I have most of my savings in gold, but I have invested approximately one-tenth in good crypto projects over the past few years. I now have double what I invested in gold. Some have been duds, but I have had some very successful tokens, also, that are amazing projects. I only can imagine how much you would have made if you kept your BTC?
If you put a gun to my head and made me trade bitcoin, I’d buy it. It’s clearly in an uptrend and when something gets in motion, it tends to stay in motion.
That said, I won’t be buying bitcoin, at any price. Quick singles and a 12% annual return after inflation is all I dream about. I don’t need to mess with bitcoin to get that. I’ll let other people figure out what bitcoin is worth, and I’ll stick to what I understand.
Reader question: I purchased gold and silver coins in 2015 when gold was at $1,346 per ounce. Recently, I called the major company here in Southern California to check the price and was told it was worth only slightly more than I paid for it then. They said when you get a major stock market hit is when you would really see the increase in value.
I am beginning to think when things really get chaotic, collecting these coins from storage, or trading for some form of useful cash, is going to be a nightmare. Maybe a remote compound with lots of supplies would be a better option? Also, I think the price of these coins should be proportional to the ounce price of gold and silver, but it is not? I have lost some faith here.
What coins did you buy? Gold is at $1,850 per ounce today… a gain of nearly $500 from where you bought it. Your gold and silver coins should be showing a handsome profit. Did you buy rare numismatic coins? Or commemorative coins? Without more information, I can’t understand why your coins would not have appreciated more.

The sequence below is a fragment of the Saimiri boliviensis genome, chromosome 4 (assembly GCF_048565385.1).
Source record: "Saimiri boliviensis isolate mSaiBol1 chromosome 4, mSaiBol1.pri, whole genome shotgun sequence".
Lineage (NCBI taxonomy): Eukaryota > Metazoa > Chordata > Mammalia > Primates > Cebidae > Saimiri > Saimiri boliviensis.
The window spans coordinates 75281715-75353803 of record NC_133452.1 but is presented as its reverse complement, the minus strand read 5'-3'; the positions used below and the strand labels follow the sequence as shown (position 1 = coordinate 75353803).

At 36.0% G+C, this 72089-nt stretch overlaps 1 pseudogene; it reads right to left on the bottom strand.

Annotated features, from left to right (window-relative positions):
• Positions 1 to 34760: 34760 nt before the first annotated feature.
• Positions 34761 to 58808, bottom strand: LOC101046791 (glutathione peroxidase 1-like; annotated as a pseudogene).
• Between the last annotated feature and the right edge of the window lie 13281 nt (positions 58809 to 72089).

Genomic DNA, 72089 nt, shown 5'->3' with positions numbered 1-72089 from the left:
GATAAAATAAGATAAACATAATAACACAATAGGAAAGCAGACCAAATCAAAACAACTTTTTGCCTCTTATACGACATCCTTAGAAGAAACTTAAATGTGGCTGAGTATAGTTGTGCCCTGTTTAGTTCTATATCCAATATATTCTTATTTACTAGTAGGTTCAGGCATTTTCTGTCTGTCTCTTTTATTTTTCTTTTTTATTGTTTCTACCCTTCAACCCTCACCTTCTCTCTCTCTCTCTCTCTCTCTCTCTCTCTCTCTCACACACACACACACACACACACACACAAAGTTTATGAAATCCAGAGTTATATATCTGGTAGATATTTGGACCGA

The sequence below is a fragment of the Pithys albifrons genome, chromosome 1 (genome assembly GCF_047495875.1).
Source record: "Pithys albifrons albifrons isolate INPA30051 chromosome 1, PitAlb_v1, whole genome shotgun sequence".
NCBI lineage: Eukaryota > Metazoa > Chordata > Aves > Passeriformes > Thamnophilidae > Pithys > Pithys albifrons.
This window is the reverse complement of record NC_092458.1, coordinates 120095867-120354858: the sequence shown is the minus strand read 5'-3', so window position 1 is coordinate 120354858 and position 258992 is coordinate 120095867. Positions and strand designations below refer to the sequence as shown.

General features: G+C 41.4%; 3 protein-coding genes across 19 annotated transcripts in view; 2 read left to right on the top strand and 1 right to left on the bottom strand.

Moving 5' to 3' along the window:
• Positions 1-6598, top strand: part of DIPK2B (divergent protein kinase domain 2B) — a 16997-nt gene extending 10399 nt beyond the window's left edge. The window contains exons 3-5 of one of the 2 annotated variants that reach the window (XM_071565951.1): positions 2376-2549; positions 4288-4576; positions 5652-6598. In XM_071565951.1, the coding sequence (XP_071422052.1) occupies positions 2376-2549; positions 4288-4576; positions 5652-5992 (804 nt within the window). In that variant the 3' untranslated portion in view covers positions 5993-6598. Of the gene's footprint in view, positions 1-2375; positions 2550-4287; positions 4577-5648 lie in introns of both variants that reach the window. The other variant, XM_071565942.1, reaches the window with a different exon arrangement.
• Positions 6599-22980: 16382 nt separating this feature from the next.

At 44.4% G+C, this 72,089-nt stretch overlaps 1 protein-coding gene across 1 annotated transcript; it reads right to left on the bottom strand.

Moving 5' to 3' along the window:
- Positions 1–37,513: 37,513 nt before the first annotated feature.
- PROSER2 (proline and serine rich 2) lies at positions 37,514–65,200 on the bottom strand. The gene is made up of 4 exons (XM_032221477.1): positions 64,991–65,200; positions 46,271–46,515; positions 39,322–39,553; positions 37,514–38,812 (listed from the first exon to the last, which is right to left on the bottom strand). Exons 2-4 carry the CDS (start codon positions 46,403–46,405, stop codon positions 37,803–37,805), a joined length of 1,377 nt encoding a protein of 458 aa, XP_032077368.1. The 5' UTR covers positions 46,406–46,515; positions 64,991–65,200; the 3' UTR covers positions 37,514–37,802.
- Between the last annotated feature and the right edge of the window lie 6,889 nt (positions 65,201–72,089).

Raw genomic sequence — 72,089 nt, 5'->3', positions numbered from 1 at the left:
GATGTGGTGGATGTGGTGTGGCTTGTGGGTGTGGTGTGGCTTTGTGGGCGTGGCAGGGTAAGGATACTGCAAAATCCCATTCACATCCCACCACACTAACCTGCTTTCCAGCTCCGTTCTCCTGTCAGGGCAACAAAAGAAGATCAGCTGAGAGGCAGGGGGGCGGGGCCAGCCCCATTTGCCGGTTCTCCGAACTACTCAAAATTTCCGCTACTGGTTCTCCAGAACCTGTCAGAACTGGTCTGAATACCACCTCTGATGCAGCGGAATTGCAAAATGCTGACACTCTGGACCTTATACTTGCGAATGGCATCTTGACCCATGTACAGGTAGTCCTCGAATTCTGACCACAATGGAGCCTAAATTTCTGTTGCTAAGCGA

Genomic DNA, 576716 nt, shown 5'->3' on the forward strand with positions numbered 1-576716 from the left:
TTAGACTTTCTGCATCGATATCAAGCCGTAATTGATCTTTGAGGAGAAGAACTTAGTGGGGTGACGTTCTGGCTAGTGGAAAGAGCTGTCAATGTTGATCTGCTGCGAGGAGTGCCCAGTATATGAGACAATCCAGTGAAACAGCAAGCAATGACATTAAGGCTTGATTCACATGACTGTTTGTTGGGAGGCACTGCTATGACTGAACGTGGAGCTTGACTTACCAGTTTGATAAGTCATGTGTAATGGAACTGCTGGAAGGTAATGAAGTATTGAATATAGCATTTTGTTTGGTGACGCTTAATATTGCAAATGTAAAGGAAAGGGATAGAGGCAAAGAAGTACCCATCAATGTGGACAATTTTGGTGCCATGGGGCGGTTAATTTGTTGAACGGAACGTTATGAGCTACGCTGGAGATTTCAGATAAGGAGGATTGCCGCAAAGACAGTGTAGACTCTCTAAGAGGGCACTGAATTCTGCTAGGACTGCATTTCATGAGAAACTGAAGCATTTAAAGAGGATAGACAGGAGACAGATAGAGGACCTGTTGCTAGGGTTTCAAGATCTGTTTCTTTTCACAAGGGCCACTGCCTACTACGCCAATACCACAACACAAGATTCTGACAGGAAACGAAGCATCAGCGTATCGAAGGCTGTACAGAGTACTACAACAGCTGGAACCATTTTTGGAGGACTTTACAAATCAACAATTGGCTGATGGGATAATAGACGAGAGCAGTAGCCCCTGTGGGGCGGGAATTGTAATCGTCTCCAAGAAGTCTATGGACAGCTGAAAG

I also don’t agree with the statement, “When you get a major stock market hit is when you would really see gold increase in value.” When the market crashes, as it did a year ago and in 2008, gold almost always sells off with it… at least initially.
Perhaps you’re referring to the relative purchasing power of gold during a deflationary crash? It’s true gold preserves purchasing power in deflation, but in nominal terms, it’s still likely to fall.
Reader question: So sorry for the loss of your mother. Was there a few years ago with my own. Enjoying the newsletter and all your advice. Was wondering if you see any benefit at all to owning bullion physically in a vault such as BullionVault, as opposed to Sprott funds such as PHYS or CEF, where you still technically can have your bullion sent to you.
I know there are differences in fees/expenses, but was wondering otherwise – in particular, related to safety with relation to the government, in any way you might imagine.
Not that I know of. Sprott and BullionVault have both been around for decades and I wouldn’t hesitate to use them or recommend them. (I have recommended them both in the past.)
Reader question: How much premium should I expect to pay for gold bars? If you buy bars in a certified package? Do they still have to be tested before dealers will purchase them back?
I just did a quick search of the top gold dealers and I found a kilo bar of gold for 1.81% over spot. Otherwise, I found plenty of smaller bars with good brand names like PAMP and Valcambi for less than 4%. It’s been many years since I last sold physical gold, so I don’t know about testing requirements these days.
Reader question: I just wanted to ask you your thoughts on the price of gold in Australian dollar (AUD). In AUD, we have lost all the gains over the past year. That is a lot and it looks like today we are down another 1.5%. Have a look at the 12-month chart of gold/USD and gold/AUD. As the AUD gets stronger, the USD is getting weaker.